The parallel between the Tei•mân•i′  practice of auctioning various elements of the liturgy to the highest bidder and the practice in the Second Beit ha-Mi•qәdâsh′  of casting lots to determine which Ko•hein′  would have the privilege of officiating that element of the liturgy cannot be ignored.

The only outstanding question to be answered is how, subsequent to the destruction of the Beit ha-Mi•qәdâsh′ , did changing the method from casting lots morph into pledging charity?

Except for the Tei•mân•im′ , the divide in today's Jewish community between the lay 98%, who are unable to recite liturgy or Tor•âh′  in Beit ha-Kәnës′ ët, and the "professionals" who do it for them demonstrates a problem that (outside of the Tei•mân•im′ ) dates back to the Beit ha-Mi•qәdâsh′ : the laity was unlearned and didn't know how to conduct the liturgy nor recite Tor•âh′  according to proper cantillation. Consequently, an elite of "professionals" emerged to conduct liturgy and recite Tor•âh′ . For these, there was no decision about who would lead the liturgy or recite Tor•âh′ ; the "professionals" took care of it, relieving the lay individual of his Biblical responsibility.

Among the Tei•mân•im′ , by contrast, (until recently) every male, even children, knew how to lead the liturgy and recite Tor•âh′  according to the proper cantillation. Thus, it was only among the Tei•mân•im′  that the need persisted to assign liturgical tasks throughout the community, but without exactly replicating the practice of the Beit ha-Mi•qәdâsh′ .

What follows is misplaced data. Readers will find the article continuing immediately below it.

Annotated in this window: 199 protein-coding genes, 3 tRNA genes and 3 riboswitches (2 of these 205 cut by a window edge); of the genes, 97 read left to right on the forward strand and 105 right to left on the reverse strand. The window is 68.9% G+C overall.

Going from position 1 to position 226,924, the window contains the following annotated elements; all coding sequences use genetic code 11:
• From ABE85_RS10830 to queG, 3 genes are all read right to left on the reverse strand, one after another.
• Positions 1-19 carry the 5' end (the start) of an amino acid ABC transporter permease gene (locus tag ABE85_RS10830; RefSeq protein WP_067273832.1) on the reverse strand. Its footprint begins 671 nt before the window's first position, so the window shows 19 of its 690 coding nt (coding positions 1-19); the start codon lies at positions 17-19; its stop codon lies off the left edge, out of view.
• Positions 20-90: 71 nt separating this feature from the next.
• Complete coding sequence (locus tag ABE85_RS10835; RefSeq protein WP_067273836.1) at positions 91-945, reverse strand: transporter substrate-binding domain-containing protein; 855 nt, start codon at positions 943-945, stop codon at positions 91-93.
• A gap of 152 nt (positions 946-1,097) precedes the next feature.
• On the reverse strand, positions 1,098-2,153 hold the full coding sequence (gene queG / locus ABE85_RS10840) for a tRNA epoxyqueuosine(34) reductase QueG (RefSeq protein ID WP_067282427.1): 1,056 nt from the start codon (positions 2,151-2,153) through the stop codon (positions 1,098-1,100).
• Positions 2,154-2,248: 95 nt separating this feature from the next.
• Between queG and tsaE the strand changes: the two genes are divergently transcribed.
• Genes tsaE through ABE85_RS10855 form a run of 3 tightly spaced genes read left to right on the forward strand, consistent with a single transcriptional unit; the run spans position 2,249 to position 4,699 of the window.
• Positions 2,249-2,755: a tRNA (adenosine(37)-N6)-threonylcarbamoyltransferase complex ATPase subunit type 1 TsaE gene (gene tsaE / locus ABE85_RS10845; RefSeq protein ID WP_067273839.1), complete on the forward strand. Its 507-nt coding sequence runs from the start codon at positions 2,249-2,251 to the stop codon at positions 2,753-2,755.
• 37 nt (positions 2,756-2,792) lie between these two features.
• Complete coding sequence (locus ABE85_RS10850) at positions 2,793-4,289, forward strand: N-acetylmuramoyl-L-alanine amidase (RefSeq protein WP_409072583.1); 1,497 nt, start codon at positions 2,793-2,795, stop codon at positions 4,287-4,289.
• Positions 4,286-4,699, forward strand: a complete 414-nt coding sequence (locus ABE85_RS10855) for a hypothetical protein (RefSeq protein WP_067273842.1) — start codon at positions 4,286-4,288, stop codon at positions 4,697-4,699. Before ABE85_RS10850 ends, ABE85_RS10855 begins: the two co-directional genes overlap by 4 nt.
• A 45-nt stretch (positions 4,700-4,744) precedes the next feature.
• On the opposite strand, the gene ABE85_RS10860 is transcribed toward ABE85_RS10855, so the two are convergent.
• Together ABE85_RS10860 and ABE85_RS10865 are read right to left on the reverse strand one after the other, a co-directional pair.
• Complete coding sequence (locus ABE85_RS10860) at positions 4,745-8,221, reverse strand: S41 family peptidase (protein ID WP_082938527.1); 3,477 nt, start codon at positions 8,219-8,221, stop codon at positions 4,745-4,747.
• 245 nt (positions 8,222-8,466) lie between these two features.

Further, for the rare Tei•mân•i′  who didn't learn these things, the mechanism required that the delegation of liturgical tasks be done elegantly; without either embarrassing the unlearned or removing his "lot" from the community.

The paradigm of the voluntary vow, for example the Nâ•zir′ , is also taken from the practice of the Beit ha-Mi•qәdâsh′ . Moreover, changing it to the delegation of the array of liturgical functions, rather than the defunct Nâ•zir′  of the no-longer-existent Beit ha-Mi•qәdâsh′ , invited its adoption as the needed mechanism to assign liturgical functions among the Tei•mân•im′ .

It thus appears that, rather than an intrusion into a "prayer service" (after the model of the goy•im′ ), the pledging of charity in the Tei•mân•i′  auction delegates liturgical responsibilities mirroring, insofar as permissible, the practice of the Beit ha-Mi•qәdâsh′ . The auction of pledges for the privilege of conducting liturgical tasks should, therefore, be seen positively, bringing us closer in our recall of the liturgy of the Beit ha-Mi•qәdâsh′ .

Interestingly, the Tei•mân•im′ , who have most pristinely preserved the recall of the practice of the Ko•han•im′  in the Beit ha-Mi•qәdâsh′ , represent the nucleus of the " ֹ" of Shәm•ot′  19.6!!!

Pledging charity is a voluntary vow ordained in the Bible. Pledging charity for liturgical privilege is patterned after the Nâ•zir′ , Thanksgiving offerings, etc. in the Beit ha-Mi•qәdâsh′ . Supporting the Beit ha-Kәnës′ ët for the privilege of leading an element of the liturgy is charity. None of these have any parallel with lә-hav•dil′ , conducting business transactions of changing money for personal profit.